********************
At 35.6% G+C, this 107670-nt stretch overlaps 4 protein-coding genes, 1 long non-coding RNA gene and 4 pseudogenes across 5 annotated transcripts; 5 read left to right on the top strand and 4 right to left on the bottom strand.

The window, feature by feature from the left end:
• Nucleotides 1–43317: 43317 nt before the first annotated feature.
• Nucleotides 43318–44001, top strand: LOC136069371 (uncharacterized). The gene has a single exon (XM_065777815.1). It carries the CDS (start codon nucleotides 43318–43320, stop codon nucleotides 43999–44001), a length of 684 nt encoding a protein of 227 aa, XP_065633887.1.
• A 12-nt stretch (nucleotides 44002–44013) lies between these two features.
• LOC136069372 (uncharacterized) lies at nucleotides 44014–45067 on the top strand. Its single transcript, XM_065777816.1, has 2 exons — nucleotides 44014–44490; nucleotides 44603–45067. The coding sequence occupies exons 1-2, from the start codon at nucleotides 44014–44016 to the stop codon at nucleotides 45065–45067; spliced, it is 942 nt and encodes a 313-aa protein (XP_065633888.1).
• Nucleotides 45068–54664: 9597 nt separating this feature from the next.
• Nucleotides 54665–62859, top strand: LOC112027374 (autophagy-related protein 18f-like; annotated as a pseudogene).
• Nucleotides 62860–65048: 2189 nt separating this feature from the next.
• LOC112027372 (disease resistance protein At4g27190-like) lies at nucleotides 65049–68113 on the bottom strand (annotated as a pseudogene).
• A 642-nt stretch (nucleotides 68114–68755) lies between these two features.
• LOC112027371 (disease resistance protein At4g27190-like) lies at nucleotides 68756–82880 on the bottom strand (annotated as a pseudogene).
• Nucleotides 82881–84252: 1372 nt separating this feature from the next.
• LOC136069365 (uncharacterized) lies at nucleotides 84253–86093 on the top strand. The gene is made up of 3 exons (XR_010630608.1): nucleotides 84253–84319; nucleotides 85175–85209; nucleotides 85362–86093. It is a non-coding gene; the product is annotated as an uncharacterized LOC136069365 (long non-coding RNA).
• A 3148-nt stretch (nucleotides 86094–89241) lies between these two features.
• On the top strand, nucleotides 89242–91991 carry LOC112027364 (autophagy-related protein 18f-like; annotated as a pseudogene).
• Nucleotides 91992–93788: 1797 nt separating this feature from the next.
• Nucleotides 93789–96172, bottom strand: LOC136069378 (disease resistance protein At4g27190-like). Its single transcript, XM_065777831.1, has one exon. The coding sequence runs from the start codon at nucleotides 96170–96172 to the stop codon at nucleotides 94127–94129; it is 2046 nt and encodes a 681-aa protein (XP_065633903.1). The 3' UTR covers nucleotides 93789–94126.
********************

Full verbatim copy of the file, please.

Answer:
At 35.6% G+C, this 107670-nt stretch overlaps 4 protein-coding genes, 1 long non-coding RNA gene and 4 pseudogenes across 5 annotated transcripts; 5 read left to right on the top strand and 4 right to left on the bottom strand.

The window, feature by feature from the left end:
• Nucleotides 1–43317: 43317 nt before the first annotated feature.
• Nucleotides 43318–44001, top strand: LOC136069371 (uncharacterized). The gene has a single exon (XM_065777815.1). It carries the CDS (start codon nucleotides 43318–43320, stop codon nucleotides 43999–44001), a length of 684 nt encoding a protein of 227 aa, XP_065633887.1.
• A 12-nt stretch (nucleotides 44002–44013) lies between these two features.
• LOC136069372 (uncharacterized) lies at nucleotides 44014–45067 on the top strand. Its single transcript, XM_065777816.1, has 2 exons — nucleotides 44014–44490; nucleotides 44603–45067. The coding sequence occupies exons 1-2, from the start codon at nucleotides 44014–44016 to the stop codon at nucleotides 45065–45067; spliced, it is 942 nt and encodes a 313-aa protein (XP_065633888.1).
• Nucleotides 45068–54664: 9597 nt separating this feature from the next.
• Nucleotides 54665–62859, top strand: LOC112027374 (autophagy-related protein 18f-like; annotated as a pseudogene).
• Nucleotides 62860–65048: 2189 nt separating this feature from the next.
• LOC112027372 (disease resistance protein At4g27190-like) lies at nucleotides 65049–68113 on the bottom strand (annotated as a pseudogene).
• A 642-nt stretch (nucleotides 68114–68755) lies between these two features.
• LOC112027371 (disease resistance protein At4g27190-like) lies at nucleotides 68756–82880 on the bottom strand (annotated as a pseudogene).
• Nucleotides 82881–84252: 1372 nt separating this feature from the next.
• LOC136069365 (uncharacterized) lies at nucleotides 84253–86093 on the top strand. The gene is made up of 3 exons (XR_010630608.1): nucleotides 84253–84319; nucleotides 85175–85209; nucleotides 85362–86093. It is a non-coding gene; the product is annotated as an uncharacterized LOC136069365 (long non-coding RNA).
• A 3148-nt stretch (nucleotides 86094–89241) lies between these two features.
• On the top strand, nucleotides 89242–91991 carry LOC112027364 (autophagy-related protein 18f-like; annotated as a pseudogene).
• Nucleotides 91992–93788: 1797 nt separating this feature from the next.
• Nucleotides 93789–96172, bottom strand: LOC136069378 (disease resistance protein At4g27190-like). Its single transcript, XM_065777831.1, has one exon. The coding sequence runs from the start codon at nucleotides 96170–96172 to the stop codon at nucleotides 94127–94129; it is 2046 nt and encodes a 681-aa protein (XP_065633903.1). The 3' UTR covers nucleotides 93789–94126.